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U.S. Intelligence Agencies Go Back to Old-Fashioned Paper After Massive Hacks

America's spies and HR offices are going back to pen and paper after last month's two big data breaches.

America's spies and HR offices are going old-school to check people for security clearances after last month's two big data breaches — they're using pen and paper.

James Clapper, the director of national intelligence, and the Office of Personnel Management announced Thursday night that applicants will be filling out forms by hand instead of submitting their data online, with hard copies being sent to the relevant agencies for review.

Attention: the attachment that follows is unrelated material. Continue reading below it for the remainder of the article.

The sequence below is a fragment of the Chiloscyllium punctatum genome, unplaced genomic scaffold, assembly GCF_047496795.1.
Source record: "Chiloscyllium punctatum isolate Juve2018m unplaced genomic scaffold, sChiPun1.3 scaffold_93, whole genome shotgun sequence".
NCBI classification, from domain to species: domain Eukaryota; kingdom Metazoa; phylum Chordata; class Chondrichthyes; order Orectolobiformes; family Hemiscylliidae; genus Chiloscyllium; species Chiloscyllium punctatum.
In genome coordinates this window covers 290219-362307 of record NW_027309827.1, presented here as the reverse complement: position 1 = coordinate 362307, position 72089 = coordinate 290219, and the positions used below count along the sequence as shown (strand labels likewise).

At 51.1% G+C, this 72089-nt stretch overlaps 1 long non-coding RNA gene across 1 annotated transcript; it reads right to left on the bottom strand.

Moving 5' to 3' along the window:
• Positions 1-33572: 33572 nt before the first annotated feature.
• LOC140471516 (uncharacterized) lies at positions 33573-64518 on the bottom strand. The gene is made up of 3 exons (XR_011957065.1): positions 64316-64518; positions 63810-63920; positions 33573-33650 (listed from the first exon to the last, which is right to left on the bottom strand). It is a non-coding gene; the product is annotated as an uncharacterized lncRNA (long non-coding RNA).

The move comes after OPM revealed last month that it had discovered a cyberattack that compromised data for at least 4.2 million current and former federal employees. A week later, it said there had been a second attack specifically targeting security clearances.

Related: OPM Will Hire Cybersecurity Adviser

OPM suspended the online system new federal employees and contractors use to submit forms for background checks Monday, saying the system will be offline for four to six weeks for "security enhancements." But the government still needs to hire people, and some of those hires are for jobs that require security clearances.

So for the next few weeks, applicants had better hope their handwriting is legible.